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Not Everyone Needs an HISD Laptop

Photo illustration by Kate Ham, HSPVA 2016

Photo illustration by Kate Ham, HSPVA 2016

Anonymous, Bellaire, 2016

On paper, the PowerUp program sounds great. Bringing technology into the classroom, lessening the amount of stuff students have to carry by digitizing everything, and allowing disadvantaged students to use technology to enhance their learning. But the program is far from perfect.

At Bellaire, most people are distracted by the laptops during lectures. When given the freedom to use their laptops to take notes, many students instead choose to start playing games, or to browse off-topic websites. Some people are easily distracted and will obviously choose an exciting, fun flash game over a long, drawn-out lecture.  A class full of distracted students ignoring every lecture can’t be a good climate for learning.

Harsher filters may stop some of the most popular games and websites, but creative students will always find something that slips under the radar. Training teachers to sweep around the room and make sure that all of their students are focused may be a solution, but this would take away from potential instructional time.

This issue is likely just a symptom of a far bigger problem. In my social circle, the laptops are seen as a wasteful extravagance and are generally not taken seriously. Many people participating in PowerUp at Bellaire are relatively well off and already have a computer and multiple other electronics at home. These people tend to ignore the potential of the program and  misuse the laptops. Realistically, giving laptops to people who are already capable of bringing their own electronics to school is a futile effort.

Because the PowerUp program is just rolling out, its primary goals can still be changed. Rather than attempting to provide everyone with a school issued computer, it should instead aim to provide as many students in as many schools as possible with an opportunity to enhance their learning with technology. Laptops should be limited to those qualified for free and reduced lunch, and the initial deposit should be waived. This would limit the number of laptops needed at each school and make it easier to expand the program to greater numbers of students who are actually in need of computers. The total cost of ensuring that all students in HISD have access to technology would be drastically lower.

No doubt the role of technology can still be expanded in the classroom. This proposal is simply a way to reduce the wastefulness of the PowerUp program and more effectively bring access to technology to those who need it most.

2 comments on “Not Everyone Needs an HISD Laptop

  1. Angel Chavez
    March 2, 2015

    I see your point, but there are flaws in it. Having only a select few would take away the idea of “equal education”. School should have equal opportunity for all students and not be completely specialized to a certain few. I know such things as Vanguard, National Honor Society, Magnet, and many other programs, award, and nominations take away the idea of equality, opportunity, and that each student is as good and smart as the next. Still something like laptops that can be carried around would mark the student as someone who was originally not equal and that does two things:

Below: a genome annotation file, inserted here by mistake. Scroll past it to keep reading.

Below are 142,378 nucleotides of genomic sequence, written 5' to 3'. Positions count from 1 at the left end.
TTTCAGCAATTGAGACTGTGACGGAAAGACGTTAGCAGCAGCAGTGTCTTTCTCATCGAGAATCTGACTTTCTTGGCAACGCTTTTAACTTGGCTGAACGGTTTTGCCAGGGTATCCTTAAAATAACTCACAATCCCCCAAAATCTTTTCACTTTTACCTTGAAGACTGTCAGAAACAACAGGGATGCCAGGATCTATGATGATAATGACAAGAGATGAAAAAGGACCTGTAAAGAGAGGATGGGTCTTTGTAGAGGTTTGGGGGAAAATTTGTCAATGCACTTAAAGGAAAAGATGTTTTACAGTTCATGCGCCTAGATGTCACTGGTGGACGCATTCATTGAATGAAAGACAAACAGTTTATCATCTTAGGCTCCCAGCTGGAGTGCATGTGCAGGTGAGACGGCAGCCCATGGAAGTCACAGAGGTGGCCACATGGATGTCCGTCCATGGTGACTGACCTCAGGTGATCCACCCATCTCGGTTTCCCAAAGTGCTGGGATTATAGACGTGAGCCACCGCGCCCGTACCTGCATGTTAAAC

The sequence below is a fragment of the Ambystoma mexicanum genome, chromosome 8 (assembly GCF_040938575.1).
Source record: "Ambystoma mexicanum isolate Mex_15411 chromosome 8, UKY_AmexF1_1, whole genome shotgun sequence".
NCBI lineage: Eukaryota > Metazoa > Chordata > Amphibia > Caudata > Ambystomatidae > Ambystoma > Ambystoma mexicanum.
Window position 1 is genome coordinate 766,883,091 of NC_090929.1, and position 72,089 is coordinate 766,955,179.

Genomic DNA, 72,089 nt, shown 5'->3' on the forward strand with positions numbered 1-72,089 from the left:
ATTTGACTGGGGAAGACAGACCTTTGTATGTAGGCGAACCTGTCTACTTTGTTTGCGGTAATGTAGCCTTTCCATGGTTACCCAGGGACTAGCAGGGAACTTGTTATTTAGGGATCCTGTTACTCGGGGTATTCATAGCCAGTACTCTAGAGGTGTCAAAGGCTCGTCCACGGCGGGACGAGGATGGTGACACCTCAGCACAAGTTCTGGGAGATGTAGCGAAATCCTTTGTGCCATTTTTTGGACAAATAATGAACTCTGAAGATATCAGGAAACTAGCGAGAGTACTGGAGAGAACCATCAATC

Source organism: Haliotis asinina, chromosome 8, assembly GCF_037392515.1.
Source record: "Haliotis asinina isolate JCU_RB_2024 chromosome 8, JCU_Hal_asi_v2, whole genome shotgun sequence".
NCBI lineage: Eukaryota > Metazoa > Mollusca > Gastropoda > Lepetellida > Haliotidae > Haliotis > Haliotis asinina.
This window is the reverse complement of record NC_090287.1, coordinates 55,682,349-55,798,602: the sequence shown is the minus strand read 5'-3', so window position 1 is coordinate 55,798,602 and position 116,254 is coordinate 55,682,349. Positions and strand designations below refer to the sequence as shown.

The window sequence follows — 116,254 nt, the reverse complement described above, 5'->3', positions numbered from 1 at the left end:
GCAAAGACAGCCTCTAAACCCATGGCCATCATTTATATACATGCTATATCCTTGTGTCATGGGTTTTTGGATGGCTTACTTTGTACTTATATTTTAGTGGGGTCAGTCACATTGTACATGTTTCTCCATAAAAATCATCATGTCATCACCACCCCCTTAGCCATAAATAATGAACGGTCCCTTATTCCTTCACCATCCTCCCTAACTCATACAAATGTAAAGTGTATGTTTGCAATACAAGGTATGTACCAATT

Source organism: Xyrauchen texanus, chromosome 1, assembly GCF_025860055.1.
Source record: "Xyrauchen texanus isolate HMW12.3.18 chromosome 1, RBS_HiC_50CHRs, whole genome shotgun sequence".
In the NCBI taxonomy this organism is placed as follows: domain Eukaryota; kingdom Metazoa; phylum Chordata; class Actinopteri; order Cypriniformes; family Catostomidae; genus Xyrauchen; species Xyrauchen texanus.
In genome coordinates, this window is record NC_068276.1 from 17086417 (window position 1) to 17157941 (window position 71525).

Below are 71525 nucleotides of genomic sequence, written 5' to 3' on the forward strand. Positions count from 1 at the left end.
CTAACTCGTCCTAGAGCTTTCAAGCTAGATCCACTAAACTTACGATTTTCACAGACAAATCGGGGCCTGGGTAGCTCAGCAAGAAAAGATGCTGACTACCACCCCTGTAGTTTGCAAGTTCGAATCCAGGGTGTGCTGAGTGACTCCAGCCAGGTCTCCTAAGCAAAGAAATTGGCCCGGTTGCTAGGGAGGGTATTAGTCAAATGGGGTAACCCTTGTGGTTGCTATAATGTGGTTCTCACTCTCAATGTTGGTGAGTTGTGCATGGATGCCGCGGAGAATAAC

One, that makes the student feel embarrassed. “They gave me a laptop because I’m too (poor, not smart enough, etc.)”
    Two, other students might feel that they should have gotten a laptop and when they didn’t they might think that the system is broken or ignoring them.
    Which brings in the big flaw about that laptops should be limited to those qualified for free and reduced lunch. It’s a sign that you’re poor. That the school had to provide for you because your parents could not. It may not be intended to be taken that way, but that is how most parents are going to feel when they find out that their kid got a laptop because he had free/reduced lunch.
    Because the thing is, students who have free/reduced lunch are anonymous. Teachers and students don’t know who have free/reduced lunch. The laptop points out the student and let’s him be ostracized.

    Although, the whole Power Up thing IS a problem. It’s not taken seriously and from what I hear doesn’t even have a decent firewall that can stop tech freaks like me to disable, go around, and generally have fun with the school’s security systems. Honestly, the entire thing is a bit laughable and I get the feeling that most students look at it as a joke.

    Which brings the problem as to what do we do with it. We can’t throw the laptops away, we probably can’t replace them since HISD has a contract. What do we do with it? I have no idea. I think HISD has dug itself a hole that is too deep to get out of.

    But hey, I’m a senior. I only have to deal with it so much before I go to college so in a few months I can say “Power Down.”

    • Gal Egozi
      September 9, 2015

      I see where the problem came from and I totally agree with you. I am currently a senior in Bellaire High School.
      I took AP computer science last year, and literally half of the students played games on their laptops.
      I think everyone should get a laptop, but teachers should use it as a tool. I am currently in Mr. Newland’s Physics C class, and he uses what I think to be the best approach. Leave our laptops closed for the maximum amount of class time, and only open them when it is absolutely necessary.

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